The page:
Event details

Date

Time

Duration

Wednesday 26th August 2020 

10.00am BST

1 hour 30 minutes

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Architectural approaches to the adaptation and reuse of buildings has changed significantly over recent years. As awareness of embodied energy has grown, so too has the sense that architects are obliged to reuse buildings wherever possible - often requiring levels of skill and imagination at least equal to those involved in new building.

Likewise, high-profile projects such as Herzog & de Meuron's creation of Tate Modern from Bankside power station, or David Chipperfield's renovation of Neues Museum in Berlin, have eloquently demonstrated that work to existing buildings can influence architecture beyond the practice of renovation and repair, even as discussions about appropriate approaches to work on existing buildings have become deeper and richer.

In this context, architects are developing new specialisms and establishing positions in relation to reuse, ranging from commitments only to work on existing buildings - or never to demolish them - to efforts to develop new markets in reclaimed materials.

Join our live webinar and panel discussion exploring current thinking, hopes and concerns regarding our handling of the existing building stock.

Speakers:


Rob Leechmere

Jonathan Tuckey Design

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Rob Leechmere is an Associate Architect at Jonathan Tuckey Design, where has worked transforming existing buildings for close to five years. He was educated at the University of Liverpool, London Metropolitan University and The Bartlett, Schools of Architecture.

During his time at Jonathan Tuckey Design, he has worked on numerous and varied projects including; a hotel in Berlin, a theatre in Berkshire, a house in the French Alps and a Grade 2 listed Georgian Townhouse in Marylebone, London.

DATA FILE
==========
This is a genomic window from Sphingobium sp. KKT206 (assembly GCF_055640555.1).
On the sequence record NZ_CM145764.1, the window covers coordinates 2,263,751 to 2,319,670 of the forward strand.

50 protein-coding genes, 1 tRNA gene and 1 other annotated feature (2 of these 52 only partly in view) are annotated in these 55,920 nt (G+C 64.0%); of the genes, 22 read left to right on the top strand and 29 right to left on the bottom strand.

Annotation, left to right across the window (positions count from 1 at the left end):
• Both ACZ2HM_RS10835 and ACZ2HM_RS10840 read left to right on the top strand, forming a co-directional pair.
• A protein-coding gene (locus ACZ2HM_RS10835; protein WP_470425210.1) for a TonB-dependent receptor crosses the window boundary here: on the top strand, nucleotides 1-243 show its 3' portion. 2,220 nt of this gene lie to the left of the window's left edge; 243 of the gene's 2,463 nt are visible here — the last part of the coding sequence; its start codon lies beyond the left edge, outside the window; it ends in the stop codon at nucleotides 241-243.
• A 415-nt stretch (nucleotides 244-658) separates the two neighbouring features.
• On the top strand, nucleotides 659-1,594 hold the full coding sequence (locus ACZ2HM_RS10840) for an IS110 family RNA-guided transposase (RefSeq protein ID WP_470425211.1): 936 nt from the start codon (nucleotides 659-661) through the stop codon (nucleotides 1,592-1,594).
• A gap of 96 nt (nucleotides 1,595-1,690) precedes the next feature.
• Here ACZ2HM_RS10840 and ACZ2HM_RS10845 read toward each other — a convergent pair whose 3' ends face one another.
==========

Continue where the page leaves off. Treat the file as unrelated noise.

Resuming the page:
Rob’s interest in ‘re-use’ as a methodology, centres around the translation of traditional vernaculars into a modern context. The implications re-use has on the image of the city is also an area of research. He advocates for considering history, context and the buildings’ relationships to its geo-social location, not just sustainability reasons in renewing existing structures.


Stephen Bates

Sergison Bates architects

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Stephen Bates is a founding partner of Sergison Bates architects. Established in 1996, the practice was awarded the Heinrich Tessenow and the Erich Schelling Awards in 2006 and many of their projects have received prestigious awards.

Stephen has taught at the Architectural Association London; ETH Zurich, EPF Lausanne, the Oslo School of Architecture and the Harvard Graduate School of Design. He is currently Professor of Urbanism and Housing at TU München. Through the development of projects in practice and his teaching role, he has explored the practical and theoretical aspects of city-making and domesticity and written extensively on the relationship between the two scales.

He has been a member of various Design Review Panels in London and has served on many international architectural competition juries, including the Iberian Premis FAD, the Stirling Prize in the UK, the Belgian Prize for Architecture and was President of the jury for the 2017 European Union Prize for Contemporary Architecture - Mies van der Rohe Award.


Chris Foges

Chair


Sarah Castle

IF_DO

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Sarah is a founding director of IF_DO - a multi award-winning architecture practice based in Bermondsey. Established in 2014, IF_DO is dedicated to creating projects with a positive impact on users, the environment and the surrounding community. IF_DO was named by Wallpaper* Magazine as one of the world’s top 20 emerging practices in their Architects’ Directory 2017, and was a finalist for the 2017 Architectural Review international Emerging Architecture Awards. The practice was named Breakthrough Talent of the Year at the 2018 FX Design Awards, and Young Architect of the Year by the American Institute of Architects UK in the same year.

Sarah is passionate about the need to make architecture a more diverse and equal profession. She is a founding member of Part W - an action group of women campaigning for gender parity across the built environment, and from 2015-2019 was the London Chair for Urbanistas, a network devoted to supporting women working in the built environment. Sarah has taught at both Brighton School of Architecture, and the London School of Architecture.

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